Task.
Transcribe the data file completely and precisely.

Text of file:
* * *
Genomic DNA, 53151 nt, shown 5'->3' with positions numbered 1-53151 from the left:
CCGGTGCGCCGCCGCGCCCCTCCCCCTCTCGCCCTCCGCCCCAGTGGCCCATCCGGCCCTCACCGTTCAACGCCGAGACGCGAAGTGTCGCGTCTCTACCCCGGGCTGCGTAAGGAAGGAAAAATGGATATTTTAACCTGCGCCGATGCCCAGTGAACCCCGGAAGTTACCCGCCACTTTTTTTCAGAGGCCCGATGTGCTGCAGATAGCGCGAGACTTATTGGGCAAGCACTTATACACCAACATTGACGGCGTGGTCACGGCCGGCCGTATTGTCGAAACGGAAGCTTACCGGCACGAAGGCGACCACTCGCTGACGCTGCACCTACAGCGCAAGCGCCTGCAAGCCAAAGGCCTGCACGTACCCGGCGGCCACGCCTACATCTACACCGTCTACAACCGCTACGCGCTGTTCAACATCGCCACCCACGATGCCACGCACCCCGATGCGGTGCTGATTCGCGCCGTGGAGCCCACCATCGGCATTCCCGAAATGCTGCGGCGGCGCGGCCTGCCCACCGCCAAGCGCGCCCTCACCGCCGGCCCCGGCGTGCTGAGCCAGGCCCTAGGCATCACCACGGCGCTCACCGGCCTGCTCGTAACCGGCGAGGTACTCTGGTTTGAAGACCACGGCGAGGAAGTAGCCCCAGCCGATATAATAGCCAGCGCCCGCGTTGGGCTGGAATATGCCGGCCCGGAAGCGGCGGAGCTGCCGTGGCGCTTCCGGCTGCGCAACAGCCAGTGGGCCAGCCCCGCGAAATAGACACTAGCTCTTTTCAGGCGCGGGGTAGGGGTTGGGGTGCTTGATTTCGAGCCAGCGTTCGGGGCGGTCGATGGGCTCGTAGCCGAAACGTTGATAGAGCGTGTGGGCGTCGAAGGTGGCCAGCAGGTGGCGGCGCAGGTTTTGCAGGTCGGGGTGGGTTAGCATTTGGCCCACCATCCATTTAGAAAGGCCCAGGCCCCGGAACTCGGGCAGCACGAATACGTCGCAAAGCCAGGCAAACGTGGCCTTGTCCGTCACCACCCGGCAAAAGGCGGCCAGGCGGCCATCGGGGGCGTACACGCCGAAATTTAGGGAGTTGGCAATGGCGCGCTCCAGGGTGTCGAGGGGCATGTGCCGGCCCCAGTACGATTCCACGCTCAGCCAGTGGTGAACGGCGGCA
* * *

Genomic DNA, 53151 nt, shown 5'->3' with positions numbered 1-53151 from the left:
CCGGTGCGCCGCCGCGCCCCTCCCCCTCTCGCCCTCCGCCCCAGTGGCCCATCCGGCCCTCACCGTTCAACGCCGAGACGCGAAGTGTCGCGTCTCTACCCCGGGCTGCGTAAGGAAGGAAAAATGGATATTTTAACCTGCGCCGATGCCCAGTGAACCCCGGAAGTTACCCGCCACTTTTTTTCAGAGGCCCGATGTGCTGCAGATAGCGCGAGACTTATTGGGCAAGCACTTATACACCAACATTGACGGCGTGGTCACGGCCGGCCGTATTGTCGAAACGGAAGCTTACCGGCACGAAGGCGACCACTCGCTGACGCTGCACCTACAGCGCAAGCGCCTGCAAGCCAAAGGCCTGCACGTACCCGGCGGCCACGCCTACATCTACACCGTCTACAACCGCTACGCGCTGTTCAACATCGCCACCCACGATGCCACGCACCCCGATGCGGTGCTGATTCGCGCCGTGGAGCCCACCATCGGCATTCCCGAAATGCTGCGGCGGCGCGGCCTGCCCACCGCCAAGCGCGCCCTCACCGCCGGCCCCGGCGTGCTGAGCCAGGCCCTAGGCATCACCACGGCGCTCACCGGCCTGCTCGTAACCGGCGAGGTACTCTGGTTTGAAGACCACGGCGAGGAAGTAGCCCCAGCCGATATAATAGCCAGCGCCCGCGTTGGGCTGGAATATGCCGGCCCGGAAGCGGCGGAGCTGCCGTGGCGCTTCCGGCTGCGCAACAGCCAGTGGGCCAGCCCCGCGAAATAGACACTAGCTCTTTTCAGGCGCGGGGTAGGGGTTGGGGTGCTTGATTTCGAGCCAGCGTTCGGGGCGGTCGATGGGCTCGTAGCCGAAACGTTGATAGAGCGTGTGGGCGTCGAAGGTGGCCAGCAGGTGGCGGCGCAGGTTTTGCAGGTCGGGGTGGGTTAGCATTTGGCCCACCATCCATTTAGAAAGGCCCAGGCCCCGGAACTCGGGCAGCACGAATACGTCGCAAAGCCAGGCAAACGTGGCCTTGTCCGTCACCACCCGGCAAAAGGCGGCCAGGCGGCCATCGGGGGCGTACACGCCGAAATTTAGGGAGTTGGCAATGGCGCGCTCCAGGGTGTCGAGGGGCATGTGCCGGCCCCAGTACGATTCCACGCTCAGCCAGTGGTGAACGGCGGCA